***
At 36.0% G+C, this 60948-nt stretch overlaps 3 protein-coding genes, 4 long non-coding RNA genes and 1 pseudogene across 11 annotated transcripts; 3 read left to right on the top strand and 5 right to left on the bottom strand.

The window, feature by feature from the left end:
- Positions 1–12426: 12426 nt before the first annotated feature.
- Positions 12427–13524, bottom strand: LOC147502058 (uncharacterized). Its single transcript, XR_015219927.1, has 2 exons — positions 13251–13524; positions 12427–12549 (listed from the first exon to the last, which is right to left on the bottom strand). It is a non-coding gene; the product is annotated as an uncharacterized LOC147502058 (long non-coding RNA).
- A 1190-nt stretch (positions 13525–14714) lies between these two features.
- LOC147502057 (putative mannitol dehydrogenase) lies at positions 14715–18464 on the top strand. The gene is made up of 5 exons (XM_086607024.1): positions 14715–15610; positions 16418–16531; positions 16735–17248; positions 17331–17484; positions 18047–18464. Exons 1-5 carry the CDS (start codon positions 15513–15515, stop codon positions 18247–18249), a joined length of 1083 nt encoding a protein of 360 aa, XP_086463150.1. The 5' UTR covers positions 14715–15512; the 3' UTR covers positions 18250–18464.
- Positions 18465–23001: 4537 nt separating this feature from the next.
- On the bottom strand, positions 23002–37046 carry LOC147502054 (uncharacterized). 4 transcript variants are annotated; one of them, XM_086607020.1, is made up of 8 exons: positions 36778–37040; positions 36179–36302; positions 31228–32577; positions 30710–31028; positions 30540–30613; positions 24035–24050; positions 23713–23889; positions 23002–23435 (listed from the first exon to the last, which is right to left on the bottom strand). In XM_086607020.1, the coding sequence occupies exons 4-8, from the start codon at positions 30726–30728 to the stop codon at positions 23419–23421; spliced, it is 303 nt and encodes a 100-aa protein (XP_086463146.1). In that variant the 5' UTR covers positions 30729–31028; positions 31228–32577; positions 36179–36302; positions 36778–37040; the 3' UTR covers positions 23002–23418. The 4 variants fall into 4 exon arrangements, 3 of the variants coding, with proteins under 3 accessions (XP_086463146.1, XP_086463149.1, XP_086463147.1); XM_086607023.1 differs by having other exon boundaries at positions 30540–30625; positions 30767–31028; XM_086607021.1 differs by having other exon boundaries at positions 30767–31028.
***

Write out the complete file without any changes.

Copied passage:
At 36.0% G+C, this 60948-nt stretch overlaps 3 protein-coding genes, 4 long non-coding RNA genes and 1 pseudogene across 11 annotated transcripts; 3 read left to right on the top strand and 5 right to left on the bottom strand.

The window, feature by feature from the left end:
- Positions 1–12426: 12426 nt before the first annotated feature.
- Positions 12427–13524, bottom strand: LOC147502058 (uncharacterized). Its single transcript, XR_015219927.1, has 2 exons — positions 13251–13524; positions 12427–12549 (listed from the first exon to the last, which is right to left on the bottom strand). It is a non-coding gene; the product is annotated as an uncharacterized LOC147502058 (long non-coding RNA).
- A 1190-nt stretch (positions 13525–14714) lies between these two features.
- LOC147502057 (putative mannitol dehydrogenase) lies at positions 14715–18464 on the top strand. The gene is made up of 5 exons (XM_086607024.1): positions 14715–15610; positions 16418–16531; positions 16735–17248; positions 17331–17484; positions 18047–18464. Exons 1-5 carry the CDS (start codon positions 15513–15515, stop codon positions 18247–18249), a joined length of 1083 nt encoding a protein of 360 aa, XP_086463150.1. The 5' UTR covers positions 14715–15512; the 3' UTR covers positions 18250–18464.
- Positions 18465–23001: 4537 nt separating this feature from the next.
- On the bottom strand, positions 23002–37046 carry LOC147502054 (uncharacterized). 4 transcript variants are annotated; one of them, XM_086607020.1, is made up of 8 exons: positions 36778–37040; positions 36179–36302; positions 31228–32577; positions 30710–31028; positions 30540–30613; positions 24035–24050; positions 23713–23889; positions 23002–23435 (listed from the first exon to the last, which is right to left on the bottom strand). In XM_086607020.1, the coding sequence occupies exons 4-8, from the start codon at positions 30726–30728 to the stop codon at positions 23419–23421; spliced, it is 303 nt and encodes a 100-aa protein (XP_086463146.1). In that variant the 5' UTR covers positions 30729–31028; positions 31228–32577; positions 36179–36302; positions 36778–37040; the 3' UTR covers positions 23002–23418. The 4 variants fall into 4 exon arrangements, 3 of the variants coding, with proteins under 3 accessions (XP_086463146.1, XP_086463149.1, XP_086463147.1); XM_086607023.1 differs by having other exon boundaries at positions 30540–30625; positions 30767–31028; XM_086607021.1 differs by having other exon boundaries at positions 30767–31028.